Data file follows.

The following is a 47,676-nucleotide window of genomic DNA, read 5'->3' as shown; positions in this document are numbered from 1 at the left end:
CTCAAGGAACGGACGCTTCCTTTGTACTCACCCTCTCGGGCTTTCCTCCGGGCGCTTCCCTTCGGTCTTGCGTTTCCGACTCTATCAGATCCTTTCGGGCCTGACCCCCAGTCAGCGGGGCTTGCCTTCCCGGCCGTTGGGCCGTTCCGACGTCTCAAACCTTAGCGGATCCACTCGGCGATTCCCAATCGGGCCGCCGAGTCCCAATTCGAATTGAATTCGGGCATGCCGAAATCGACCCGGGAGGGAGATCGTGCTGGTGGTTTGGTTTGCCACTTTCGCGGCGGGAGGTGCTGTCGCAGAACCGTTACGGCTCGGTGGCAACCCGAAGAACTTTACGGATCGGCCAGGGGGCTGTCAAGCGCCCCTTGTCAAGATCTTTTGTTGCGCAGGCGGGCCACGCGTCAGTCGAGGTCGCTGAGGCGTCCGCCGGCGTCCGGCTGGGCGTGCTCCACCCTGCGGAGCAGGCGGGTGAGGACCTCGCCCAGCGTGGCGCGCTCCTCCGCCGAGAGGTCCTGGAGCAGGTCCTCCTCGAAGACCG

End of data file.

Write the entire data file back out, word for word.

The following is a 47,676-nucleotide window of genomic DNA, read 5'->3' as shown; positions in this document are numbered from 1 at the left end:
CTCAAGGAACGGACGCTTCCTTTGTACTCACCCTCTCGGGCTTTCCTCCGGGCGCTTCCCTTCGGTCTTGCGTTTCCGACTCTATCAGATCCTTTCGGGCCTGACCCCCAGTCAGCGGGGCTTGCCTTCCCGGCCGTTGGGCCGTTCCGACGTCTCAAACCTTAGCGGATCCACTCGGCGATTCCCAATCGGGCCGCCGAGTCCCAATTCGAATTGAATTCGGGCATGCCGAAATCGACCCGGGAGGGAGATCGTGCTGGTGGTTTGGTTTGCCACTTTCGCGGCGGGAGGTGCTGTCGCAGAACCGTTACGGCTCGGTGGCAACCCGAAGAACTTTACGGATCGGCCAGGGGGCTGTCAAGCGCCCCTTGTCAAGATCTTTTGTTGCGCAGGCGGGCCACGCGTCAGTCGAGGTCGCTGAGGCGTCCGCCGGCGTCCGGCTGGGCGTGCTCCACCCTGCGGAGCAGGCGGGTGAGGACCTCGCCCAGCGTGGCGCGCTCCTCCGCCGAGAGGTCCTGGAGCAGGTCCTCCTCGAAGACCG